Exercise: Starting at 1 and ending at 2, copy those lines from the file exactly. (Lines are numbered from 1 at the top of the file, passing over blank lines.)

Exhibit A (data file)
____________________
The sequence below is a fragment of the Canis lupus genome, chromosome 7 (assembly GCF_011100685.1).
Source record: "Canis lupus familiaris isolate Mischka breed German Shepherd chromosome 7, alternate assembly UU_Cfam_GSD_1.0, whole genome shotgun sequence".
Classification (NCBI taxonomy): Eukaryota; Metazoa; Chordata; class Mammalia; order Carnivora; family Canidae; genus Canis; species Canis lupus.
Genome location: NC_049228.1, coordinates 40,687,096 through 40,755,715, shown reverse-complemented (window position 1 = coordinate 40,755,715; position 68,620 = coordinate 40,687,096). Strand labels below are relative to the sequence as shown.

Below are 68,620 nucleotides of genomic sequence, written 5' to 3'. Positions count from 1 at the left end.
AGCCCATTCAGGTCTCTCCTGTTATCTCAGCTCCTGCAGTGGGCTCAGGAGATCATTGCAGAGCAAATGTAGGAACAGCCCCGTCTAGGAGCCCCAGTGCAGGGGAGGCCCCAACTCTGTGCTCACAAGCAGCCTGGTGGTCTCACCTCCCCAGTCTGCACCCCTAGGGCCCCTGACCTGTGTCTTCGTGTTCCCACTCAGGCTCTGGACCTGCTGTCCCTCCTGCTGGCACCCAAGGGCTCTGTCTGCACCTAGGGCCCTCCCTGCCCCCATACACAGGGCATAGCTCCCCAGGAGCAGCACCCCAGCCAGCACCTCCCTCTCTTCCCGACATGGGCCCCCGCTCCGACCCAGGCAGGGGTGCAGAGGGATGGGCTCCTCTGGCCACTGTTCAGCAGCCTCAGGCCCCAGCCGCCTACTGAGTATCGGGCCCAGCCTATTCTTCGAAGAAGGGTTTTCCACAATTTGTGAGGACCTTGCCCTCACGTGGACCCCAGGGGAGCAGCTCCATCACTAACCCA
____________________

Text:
The sequence below is a fragment of the Canis lupus genome, chromosome 7 (assembly GCF_011100685.1).
Source record: "Canis lupus familiaris isolate Mischka breed German Shepherd chromosome 7, alternate assembly UU_Cfam_GSD_1.0, whole genome shotgun sequence".